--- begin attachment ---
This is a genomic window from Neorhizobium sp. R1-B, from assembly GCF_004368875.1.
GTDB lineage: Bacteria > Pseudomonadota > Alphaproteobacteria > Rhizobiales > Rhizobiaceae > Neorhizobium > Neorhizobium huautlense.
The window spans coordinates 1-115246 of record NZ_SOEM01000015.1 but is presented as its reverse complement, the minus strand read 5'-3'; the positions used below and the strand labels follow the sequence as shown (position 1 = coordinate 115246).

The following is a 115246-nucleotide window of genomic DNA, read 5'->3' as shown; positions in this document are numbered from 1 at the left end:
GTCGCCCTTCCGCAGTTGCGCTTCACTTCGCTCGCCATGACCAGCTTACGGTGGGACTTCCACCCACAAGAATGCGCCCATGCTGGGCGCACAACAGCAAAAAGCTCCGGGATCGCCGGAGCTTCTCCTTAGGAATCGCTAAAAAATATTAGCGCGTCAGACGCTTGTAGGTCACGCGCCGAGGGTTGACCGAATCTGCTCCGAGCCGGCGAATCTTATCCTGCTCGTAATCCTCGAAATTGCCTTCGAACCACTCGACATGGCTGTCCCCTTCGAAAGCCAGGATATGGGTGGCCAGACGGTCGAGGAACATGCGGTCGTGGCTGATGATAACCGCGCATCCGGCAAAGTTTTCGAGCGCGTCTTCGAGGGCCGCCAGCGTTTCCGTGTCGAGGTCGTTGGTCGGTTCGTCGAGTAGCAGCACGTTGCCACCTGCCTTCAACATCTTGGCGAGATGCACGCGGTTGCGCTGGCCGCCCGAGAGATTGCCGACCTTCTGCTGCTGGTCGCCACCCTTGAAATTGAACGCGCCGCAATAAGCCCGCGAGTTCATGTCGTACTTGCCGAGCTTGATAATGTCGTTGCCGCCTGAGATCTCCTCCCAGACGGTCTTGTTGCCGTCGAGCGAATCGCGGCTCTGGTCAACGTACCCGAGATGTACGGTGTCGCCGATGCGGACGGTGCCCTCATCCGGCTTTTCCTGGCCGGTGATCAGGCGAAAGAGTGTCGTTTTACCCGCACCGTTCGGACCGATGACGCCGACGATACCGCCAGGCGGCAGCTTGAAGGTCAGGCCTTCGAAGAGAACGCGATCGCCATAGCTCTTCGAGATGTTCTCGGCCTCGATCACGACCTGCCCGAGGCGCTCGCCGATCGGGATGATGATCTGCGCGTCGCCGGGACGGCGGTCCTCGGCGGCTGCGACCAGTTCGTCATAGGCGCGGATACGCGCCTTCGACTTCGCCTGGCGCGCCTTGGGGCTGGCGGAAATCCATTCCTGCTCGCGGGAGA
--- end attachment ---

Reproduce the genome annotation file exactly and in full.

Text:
This is a genomic window from Neorhizobium sp. R1-B, from assembly GCF_004368875.1.
GTDB lineage: Bacteria > Pseudomonadota > Alphaproteobacteria > Rhizobiales > Rhizobiaceae > Neorhizobium > Neorhizobium huautlense.
The window spans coordinates 1-115246 of record NZ_SOEM01000015.1 but is presented as its reverse complement, the minus strand read 5'-3'; the positions used below and the strand labels follow the sequence as shown (position 1 = coordinate 115246).

The following is a 115246-nucleotide window of genomic DNA, read 5'->3' as shown; positions in this document are numbered from 1 at the left end:
GTCGCCCTTCCGCAGTTGCGCTTCACTTCGCTCGCCATGACCAGCTTACGGTGGGACTTCCACCCACAAGAATGCGCCCATGCTGGGCGCACAACAGCAAAAAGCTCCGGGATCGCCGGAGCTTCTCCTTAGGAATCGCTAAAAAATATTAGCGCGTCAGACGCTTGTAGGTCACGCGCCGAGGGTTGACCGAATCTGCTCCGAGCCGGCGAATCTTATCCTGCTCGTAATCCTCGAAATTGCCTTCGAACCACTCGACATGGCTGTCCCCTTCGAAAGCCAGGATATGGGTGGCCAGACGGTCGAGGAACATGCGGTCGTGGCTGATGATAACCGCGCATCCGGCAAAGTTTTCGAGCGCGTCTTCGAGGGCCGCCAGCGTTTCCGTGTCGAGGTCGTTGGTCGGTTCGTCGAGTAGCAGCACGTTGCCACCTGCCTTCAACATCTTGGCGAGATGCACGCGGTTGCGCTGGCCGCCCGAGAGATTGCCGACCTTCTGCTGCTGGTCGCCACCCTTGAAATTGAACGCGCCGCAATAAGCCCGCGAGTTCATGTCGTACTTGCCGAGCTTGATAATGTCGTTGCCGCCTGAGATCTCCTCCCAGACGGTCTTGTTGCCGTCGAGCGAATCGCGGCTCTGGTCAACGTACCCGAGATGTACGGTGTCGCCGATGCGGACGGTGCCCTCATCCGGCTTTTCCTGGCCGGTGATCAGGCGAAAGAGTGTCGTTTTACCCGCACCGTTCGGACCGATGACGCCGACGATACCGCCAGGCGGCAGCTTGAAGGTCAGGCCTTCGAAGAGAACGCGATCGCCATAGCTCTTCGAGATGTTCTCGGCCTCGATCACGACCTGCCCGAGGCGCTCGCCGATCGGGATGATGATCTGCGCGTCGCCGGGACGGCGGTCCTCGGCGGCTGCGACCAGTTCGTCATAGGCGCGGATACGCGCCTTCGACTTCGCCTGGCGCGCCTTGGGGCTGGCGGAAATCCATTCCTGCTCGCGGGAGA